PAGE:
But the unavoidable truth is that on the most privileged terroirs, where our journey typically starts and ends, the effects were limited at worst and non-existent at best. It's interesting to note that the best sites and best soils don't just deliver mind-blowing wines in the uber-vintages; they look after their vines and fruits best in those which have the odd ‘hump in the road'. Their owners are indeed privileged, and boy after this experience, do they know it.
Properties on the Left Bank close to the estuary were spared in the main, with perhaps 10% volume loss on their least vaunted vineyard sites; on the Right Bank, the slopes of the St Emilion plateau fared best with almost no effect on volume or quality, whereas Pomerol (considerably flatter, and therefore more in danger of cold air settling at vine level) was blessed at least with the foresight and wherewithal to counteract the effects of the cold, whether through lighting multiple vineyard 'candles' or the use of mobile wind turbines.
Thomas Soubes shows Oliver Sharp the frost influence on La Gaffeliere in St Emilion
In some cases there was a reduction in available crops, both in the case of lower quality fruits (where fruits actually formed), and in the case of vines which didn't deliver 'first generation' fruit at all (a vine is capable of delivering a second or even third round of fruit during the growing season, but these cannot reach the necessary minimum 100 days of ripening required for quality wine production).
However, it is worth remembering that a) most estates have vineyards spread across different types of soils and aspects, and b) most estates make at least two wines from the fruit they have available. Such is the importance of brand to the very best producers that most have taken all the best fruit from their assorted vines and pumped them directly into their Grands Vins.
Take La Gaffeliere as an example. Located directly south of St Emilion centre ville, their vineyards are spread from the lower slopes of the plateau beneath Ausone and Belair Monange down to the flatter soils towards the railway station. The upper parts of the vineyard were untouched whilst those further down towards the plain were heavily hit. Even more crucial is that their prime Cabernet Franc is grown on the upper slopes, meaning their 2017 contains a massive 45% of this precious grape, up from 30% in a typical year, as none of their prime Cabernet Franc has gone into their second wine. The result is both idiosyncratic and impressive.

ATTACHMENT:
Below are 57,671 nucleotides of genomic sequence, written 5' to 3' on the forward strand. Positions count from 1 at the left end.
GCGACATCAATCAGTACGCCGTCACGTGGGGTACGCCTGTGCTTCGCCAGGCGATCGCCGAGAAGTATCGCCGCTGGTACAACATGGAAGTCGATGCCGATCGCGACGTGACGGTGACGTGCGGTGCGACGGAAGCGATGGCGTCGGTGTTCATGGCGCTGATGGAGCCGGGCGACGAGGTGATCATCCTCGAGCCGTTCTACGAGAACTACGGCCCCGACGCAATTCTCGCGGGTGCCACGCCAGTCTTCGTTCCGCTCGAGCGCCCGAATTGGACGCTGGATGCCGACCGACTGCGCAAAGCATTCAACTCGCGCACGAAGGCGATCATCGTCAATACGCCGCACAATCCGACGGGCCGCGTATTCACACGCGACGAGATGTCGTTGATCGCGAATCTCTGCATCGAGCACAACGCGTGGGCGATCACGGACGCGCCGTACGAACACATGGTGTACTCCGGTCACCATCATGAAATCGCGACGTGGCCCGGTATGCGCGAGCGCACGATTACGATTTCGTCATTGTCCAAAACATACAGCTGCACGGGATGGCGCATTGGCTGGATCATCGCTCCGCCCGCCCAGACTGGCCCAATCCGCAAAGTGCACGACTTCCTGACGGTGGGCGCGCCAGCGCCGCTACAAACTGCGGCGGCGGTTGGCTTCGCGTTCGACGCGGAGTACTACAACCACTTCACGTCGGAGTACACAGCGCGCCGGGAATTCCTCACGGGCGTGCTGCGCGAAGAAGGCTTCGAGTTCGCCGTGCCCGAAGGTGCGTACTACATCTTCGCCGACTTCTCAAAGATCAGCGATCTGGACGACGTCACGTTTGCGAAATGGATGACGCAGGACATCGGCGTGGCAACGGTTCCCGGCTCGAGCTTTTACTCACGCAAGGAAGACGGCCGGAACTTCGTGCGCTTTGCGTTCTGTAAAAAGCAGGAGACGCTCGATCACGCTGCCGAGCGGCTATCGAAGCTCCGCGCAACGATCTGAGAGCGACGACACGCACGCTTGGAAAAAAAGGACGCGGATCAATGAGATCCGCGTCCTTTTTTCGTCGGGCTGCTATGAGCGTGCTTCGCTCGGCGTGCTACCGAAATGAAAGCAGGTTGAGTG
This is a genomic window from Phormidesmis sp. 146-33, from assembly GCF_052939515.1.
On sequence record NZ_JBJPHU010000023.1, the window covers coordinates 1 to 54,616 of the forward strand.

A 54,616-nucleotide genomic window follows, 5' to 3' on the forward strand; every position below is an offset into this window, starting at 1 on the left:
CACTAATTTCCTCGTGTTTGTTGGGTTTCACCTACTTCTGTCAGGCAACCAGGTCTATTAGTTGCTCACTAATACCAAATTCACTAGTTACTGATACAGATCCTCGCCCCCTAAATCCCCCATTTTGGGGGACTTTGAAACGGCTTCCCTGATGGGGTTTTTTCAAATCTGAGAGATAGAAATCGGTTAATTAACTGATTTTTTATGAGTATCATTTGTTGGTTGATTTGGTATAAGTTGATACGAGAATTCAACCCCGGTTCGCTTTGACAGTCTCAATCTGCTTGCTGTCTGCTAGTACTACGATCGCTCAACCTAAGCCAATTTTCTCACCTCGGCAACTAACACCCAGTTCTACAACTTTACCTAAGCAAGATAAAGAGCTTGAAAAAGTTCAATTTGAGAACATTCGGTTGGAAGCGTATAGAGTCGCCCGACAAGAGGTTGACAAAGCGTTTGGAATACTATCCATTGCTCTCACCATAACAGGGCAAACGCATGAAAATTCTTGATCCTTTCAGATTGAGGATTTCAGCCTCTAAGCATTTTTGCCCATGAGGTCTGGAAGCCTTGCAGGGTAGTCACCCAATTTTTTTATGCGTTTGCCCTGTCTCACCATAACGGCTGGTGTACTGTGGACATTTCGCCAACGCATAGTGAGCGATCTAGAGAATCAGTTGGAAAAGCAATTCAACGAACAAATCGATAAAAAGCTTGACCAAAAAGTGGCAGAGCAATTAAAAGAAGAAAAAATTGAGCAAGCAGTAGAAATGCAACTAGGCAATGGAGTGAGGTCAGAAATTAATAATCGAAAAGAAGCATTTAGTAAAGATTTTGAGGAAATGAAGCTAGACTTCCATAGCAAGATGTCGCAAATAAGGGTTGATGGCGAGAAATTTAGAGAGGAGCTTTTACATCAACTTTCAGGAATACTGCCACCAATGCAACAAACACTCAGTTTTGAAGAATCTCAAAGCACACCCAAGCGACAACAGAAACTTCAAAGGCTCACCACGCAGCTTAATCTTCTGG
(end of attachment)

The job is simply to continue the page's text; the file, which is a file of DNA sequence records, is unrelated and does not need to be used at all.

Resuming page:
So Spring made the volume. But of course it's the remainder of the vintage that makes the quality and the style...
F is for... Fair Weather
The summer of 2017 was the third drought year in a row. After the wet Spring which filled up the soils’ reservoirs quite nicely, the summer saw very dry weather, creating even flowering and vigorous vine growth. As with 2016 the key to the character of the vintage is in part the relatively low summer temperatures which helped promote real freshness and even ripening. The arrival of rain in September gave vignerons a decision to make – pick before or ride it out and pick after. Many did both, with ultra-specific plans to pick plot-by-plot, with some taking around a month to actually complete the harvest itself. Whilst they were denied the opportunity to pick entirely at leisure, as was the case in 2016, the majority of vines nonetheless produced tight bunches of small, concentrated, evenly-sized fruit, along with skins and pips which were very satisfactorily ripe – leading to wines with excellent colour and perfect potential alcohol.
F is for... Finesse
The 2017 L’Evangile is a great example of the finesse and balance which characterizes the vintage
2017 is a vintage characterized by a sense of balance and a lightness of touch that results in a sense of true finesse. In fact, the key differentiator for Bordeaux particularly over these past four vintages is finesse. Whether the growing seasons are wetter (2014) or drier (2015, until August at least), longer (2016) or shorter (2017) the Bordelais have undoubtedly changed gear in terms of delivering wines based on elegance, balance and freshness. Even in bombastically fruit-driven years like 2015 the alcohol levels are satisfyingly low compared to the heady days of 2009/2010 and extraction, even in the previously most-guilty region of St Emilion, has been turned down several notches. 2017 at its peak delivers wines which leave the drinker intellectually satisfied but completely undaunted at the thought of opening another bottle.
F is for... Focus